Likewise, scanning sense amplifier 22d generates an output signal OUT, which is received by scanning sense amplifier 22e as an input signal labelled IN. Scanning sense amplifier 22e generates an output signal OUT, which is received by scanning sense amplifier 22f as an input signal labelled IN. Scanning sense amplifier 22f generates an output signal OUT, which is received by scanning sense amplifier 22g as an input signal labelled IN. Scanning sense amplifier 22g generates an output signal OUT, which is received by scanning sense amplifier 22h as an input signal labelled IN. Finally, scanning sense amplifier 22h generates an output signal OUT, which is transferred outside of the array and scanning logic 12 as SCAN DATA OUTPUT.

FIG. 3 illustrates a circuit implementation of one scanning sense amplifier 22x, which could be used as any of the scanning sense amplifiers (22a-22h) of FIG. 2. IN is an input signal to a CMOS transmission gate 30. SCAN CLOCK is a control input to the n-channel portion of CMOS transmission gate 30. SCAN CLOCK is an input to inverter 32. The output of inverter 32, SCAN CLOCK, is a control input to the p-channel portion of CMOS transmission gate 30. The output of CMOS transmission gate 30 is coupled to node 34. A p-channel MOS transistor 36 has a tint current electrode connected to a positive power supply voltage, a second current electrode connected to node 34, and a control electrode connected to the PRECHARGE signal. Node 34 is connected to the DATA INPUT signal and to an input of an inverter 38.

Still referring to FIG. 3, a p-channel MOS transistor 40 has a first current electrode connected to a positive power supply voltage, a second current electrode connected to node 34, and a control electrode connected to a node 42. An output of inverter 38 is also coupled to node 42. An n-channel MOS transistor 44 has a first current electrode connected to ground, a second current electrode connected to node 34, and a control electrode connected to node 42. An input of an inverter 46 is connected to node 42, and an output of inverter 46 is connected to output signal OUT. The output signal NORMAL DATA OUTPUT is connected to node 42. Transistors 40 and 44 form an inverter which has an input connected to node 42 and an output connected to the input of inverter 38. Inverter 46 is used to invert and buffer the output signal from inverter 38.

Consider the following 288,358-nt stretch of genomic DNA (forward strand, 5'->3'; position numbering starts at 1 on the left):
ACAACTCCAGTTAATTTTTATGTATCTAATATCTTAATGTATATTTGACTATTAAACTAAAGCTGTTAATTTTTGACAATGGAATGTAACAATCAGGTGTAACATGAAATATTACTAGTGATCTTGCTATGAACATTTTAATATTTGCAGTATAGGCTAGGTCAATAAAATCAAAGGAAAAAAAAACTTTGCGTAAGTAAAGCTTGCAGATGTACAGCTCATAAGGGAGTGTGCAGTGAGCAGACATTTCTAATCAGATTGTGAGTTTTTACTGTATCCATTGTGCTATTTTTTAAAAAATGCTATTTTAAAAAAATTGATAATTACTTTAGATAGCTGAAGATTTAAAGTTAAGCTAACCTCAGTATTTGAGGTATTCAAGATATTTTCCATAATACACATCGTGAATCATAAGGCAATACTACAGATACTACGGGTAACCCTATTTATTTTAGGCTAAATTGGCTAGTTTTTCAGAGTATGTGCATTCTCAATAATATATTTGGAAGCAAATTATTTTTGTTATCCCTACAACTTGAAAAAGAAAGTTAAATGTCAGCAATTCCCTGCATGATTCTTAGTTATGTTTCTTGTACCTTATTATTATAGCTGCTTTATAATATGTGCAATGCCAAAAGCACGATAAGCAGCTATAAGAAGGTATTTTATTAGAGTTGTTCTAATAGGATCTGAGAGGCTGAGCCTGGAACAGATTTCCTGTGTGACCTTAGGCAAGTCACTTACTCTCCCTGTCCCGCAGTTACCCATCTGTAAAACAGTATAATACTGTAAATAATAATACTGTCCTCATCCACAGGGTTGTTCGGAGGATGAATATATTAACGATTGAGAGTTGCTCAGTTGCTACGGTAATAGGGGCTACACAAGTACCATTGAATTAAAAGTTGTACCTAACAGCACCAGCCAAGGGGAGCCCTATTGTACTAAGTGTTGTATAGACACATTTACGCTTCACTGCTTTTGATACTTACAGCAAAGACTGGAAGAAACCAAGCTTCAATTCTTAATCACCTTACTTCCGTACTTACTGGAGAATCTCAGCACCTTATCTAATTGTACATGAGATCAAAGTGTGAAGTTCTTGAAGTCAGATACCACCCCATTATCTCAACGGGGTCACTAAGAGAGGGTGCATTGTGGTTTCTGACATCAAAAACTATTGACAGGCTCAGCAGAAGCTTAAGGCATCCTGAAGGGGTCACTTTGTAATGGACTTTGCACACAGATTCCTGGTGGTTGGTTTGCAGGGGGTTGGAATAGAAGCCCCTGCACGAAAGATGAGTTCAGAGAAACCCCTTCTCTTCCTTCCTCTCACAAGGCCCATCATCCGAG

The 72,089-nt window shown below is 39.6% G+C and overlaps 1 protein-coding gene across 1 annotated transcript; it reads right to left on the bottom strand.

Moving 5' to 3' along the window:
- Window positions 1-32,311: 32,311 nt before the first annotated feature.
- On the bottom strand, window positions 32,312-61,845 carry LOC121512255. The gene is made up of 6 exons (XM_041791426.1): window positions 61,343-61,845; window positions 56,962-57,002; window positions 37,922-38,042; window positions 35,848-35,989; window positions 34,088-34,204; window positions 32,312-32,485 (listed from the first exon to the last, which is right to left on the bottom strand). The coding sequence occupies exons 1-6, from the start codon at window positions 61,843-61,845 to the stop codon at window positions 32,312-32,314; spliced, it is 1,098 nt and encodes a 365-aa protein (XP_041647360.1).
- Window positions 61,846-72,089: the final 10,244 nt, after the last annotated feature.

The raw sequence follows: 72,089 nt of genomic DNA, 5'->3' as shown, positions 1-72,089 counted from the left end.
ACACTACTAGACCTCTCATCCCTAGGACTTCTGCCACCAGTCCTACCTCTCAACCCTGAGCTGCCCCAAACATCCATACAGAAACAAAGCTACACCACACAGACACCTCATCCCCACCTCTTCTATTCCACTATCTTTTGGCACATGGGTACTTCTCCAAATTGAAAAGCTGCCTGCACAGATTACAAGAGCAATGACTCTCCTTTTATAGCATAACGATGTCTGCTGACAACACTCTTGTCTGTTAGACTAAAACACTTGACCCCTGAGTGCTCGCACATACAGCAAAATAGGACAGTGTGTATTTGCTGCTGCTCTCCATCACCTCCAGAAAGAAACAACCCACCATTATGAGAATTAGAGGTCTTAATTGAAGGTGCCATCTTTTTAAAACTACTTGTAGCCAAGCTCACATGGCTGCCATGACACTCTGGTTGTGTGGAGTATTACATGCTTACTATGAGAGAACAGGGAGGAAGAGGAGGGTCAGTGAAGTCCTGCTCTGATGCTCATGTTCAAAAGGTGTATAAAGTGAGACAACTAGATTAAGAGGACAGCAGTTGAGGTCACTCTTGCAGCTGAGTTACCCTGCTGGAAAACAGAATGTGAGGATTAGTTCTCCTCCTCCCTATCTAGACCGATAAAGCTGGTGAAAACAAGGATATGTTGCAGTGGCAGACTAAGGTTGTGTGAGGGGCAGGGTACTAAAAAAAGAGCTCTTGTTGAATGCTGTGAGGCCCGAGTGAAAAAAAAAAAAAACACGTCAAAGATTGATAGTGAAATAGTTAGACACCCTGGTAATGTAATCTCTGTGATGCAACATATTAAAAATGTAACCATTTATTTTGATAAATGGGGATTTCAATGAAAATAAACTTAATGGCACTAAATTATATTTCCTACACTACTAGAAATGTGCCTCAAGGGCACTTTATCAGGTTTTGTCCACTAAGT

Scanning sense amplifier 22x can perform three functions, namely, the function of a sense amplifier, a master test latch for scan testing, and a slave test latch for scan testing. Scanning sense amplifier 22x can only perform one of these functions at a time. Node 34 is the input node to the scanning sense amplifier 22x. Node 34 can do only one of the following at a time: (1) be precharged using transistor 36; (2) receive an input value from array 20 across the DATA INPUT signal; or (3) receive an input value across the IN input signal.

Node 34 is precharged high to the voltage of the positive power supply prior to the assertion of the ARRAY ENABLE signal. When ARRAY ENABLE is asserted, DATA INPUT either leaves node 34 high, or pulls node 34 low to ground. The IN input signal is only used during scan testing. When the IN input signal is being used, the precharging of node 34 is disabled and the DATA INPUT signal is disabled. When SCAN CLOCK is a binary zero value, the output of transmission gate 30 is tri-stated (i.e. the output of transmission gate 30 is not being driven, but is high impedance).

The feedback path connecting the output of inverter 38 to the inputs of transistors 40 and 44 allows scanning sense amplifier 22x to operate down to a minimum operating frequency of zero Hertz. Alternate embodiments of the present invention could use a dynamic design instead of a static design. A dynamic design of scanning sense amplifier 22x would rely on charge stored on nodes and would require that the operating frequency not drop below a minimum frequency.

The present invention requires that the same ARRAY STIMULUS signals be applied to array 20 twice. In the present embodiment, the ARRAY STIMULUS signals are latched at the input to array 20 and the ARRAY ENABLE signal is asserted twice, once for each application of the stimulus. But other embodiments could directly apply the ARRAY STIMULUS signals twice without requiting the use of an ARRAY ENABLE signal. Regardless of how it is performed, the first application of the stimulus results in the events that occur during time periods 1 through 10 as illustrated in FIG. 4 and FIG. 5. The second application of the same stimulus results in the events that occur during time periods 11 through 20 as illustrated in FIG. 6 and FIG. 7.

FIG. 4 illustrates a timing diagram of several time periods and waveforms used in one embodiment of the present invention. The time periods are labelled 1 through 10. The MASTER CLOCK and SCAN ENABLE signals are the signals used to generate SCAN CLOCK 1 and SCAN CLOCK 2. In the present embodiment, the SCAN ENABLE signal is used to indicate that the data processing system 10 is in a test mode and that the scan testing of array 20 is currently being performed.

The letters contained within each of the SCAN DATA OUTPUT bits represent the location of the scanning sense amplifier 22x which was the origin of that particular SCAN DATA OUTPUT bit. The original content of each scanning sense amplifier 22x is the DATA INPUT value received from the array 20. The original content of each scanning sense amplifier 22x is represented by the letter "x". For example, the original content of scanning sense amplifier 22a is represented by the letter "a". And the original content of scanning sense amplifier 22h is represented by the letter "h". In the present embodiment, the contents "x" of each scanning sense amplifier 22x is a single binary bit of information, either a binary zero or a binary one.